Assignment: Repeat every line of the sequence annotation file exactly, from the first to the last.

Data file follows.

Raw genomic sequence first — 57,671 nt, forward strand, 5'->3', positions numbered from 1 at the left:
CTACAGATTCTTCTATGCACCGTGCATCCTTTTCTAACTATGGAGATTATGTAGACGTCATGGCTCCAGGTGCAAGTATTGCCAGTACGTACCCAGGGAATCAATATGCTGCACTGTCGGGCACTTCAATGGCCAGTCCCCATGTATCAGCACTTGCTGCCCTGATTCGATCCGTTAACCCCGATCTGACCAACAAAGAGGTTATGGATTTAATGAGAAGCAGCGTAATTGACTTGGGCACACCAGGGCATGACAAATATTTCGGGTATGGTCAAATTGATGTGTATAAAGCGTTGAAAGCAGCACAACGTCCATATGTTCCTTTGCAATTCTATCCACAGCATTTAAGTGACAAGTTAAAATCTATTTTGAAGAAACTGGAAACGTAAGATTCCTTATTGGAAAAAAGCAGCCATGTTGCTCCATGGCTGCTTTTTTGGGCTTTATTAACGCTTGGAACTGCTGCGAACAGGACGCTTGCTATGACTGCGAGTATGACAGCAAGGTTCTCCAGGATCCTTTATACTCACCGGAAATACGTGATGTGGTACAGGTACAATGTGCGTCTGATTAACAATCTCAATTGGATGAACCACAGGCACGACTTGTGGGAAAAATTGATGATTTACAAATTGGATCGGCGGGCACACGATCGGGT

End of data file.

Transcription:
Raw genomic sequence first — 57,671 nt, forward strand, 5'->3', positions numbered from 1 at the left:
CTACAGATTCTTCTATGCACCGTGCATCCTTTTCTAACTATGGAGATTATGTAGACGTCATGGCTCCAGGTGCAAGTATTGCCAGTACGTACCCAGGGAATCAATATGCTGCACTGTCGGGCACTTCAATGGCCAGTCCCCATGTATCAGCACTTGCTGCCCTGATTCGATCCGTTAACCCCGATCTGACCAACAAAGAGGTTATGGATTTAATGAGAAGCAGCGTAATTGACTTGGGCACACCAGGGCATGACAAATATTTCGGGTATGGTCAAATTGATGTGTATAAAGCGTTGAAAGCAGCACAACGTCCATATGTTCCTTTGCAATTCTATCCACAGCATTTAAGTGACAAGTTAAAATCTATTTTGAAGAAACTGGAAACGTAAGATTCCTTATTGGAAAAAAGCAGCCATGTTGCTCCATGGCTGCTTTTTTGGGCTTTATTAACGCTTGGAACTGCTGCGAACAGGACGCTTGCTATGACTGCGAGTATGACAGCAAGGTTCTCCAGGATCCTTTATACTCACCGGAAATACGTGATGTGGTACAGGTACAATGTGCGTCTGATTAACAATCTCAATTGGATGAACCACAGGCACGACTTGTGGGAAAAATTGATGATTTACAAATTGGATCGGCGGGCACACGATCGGGT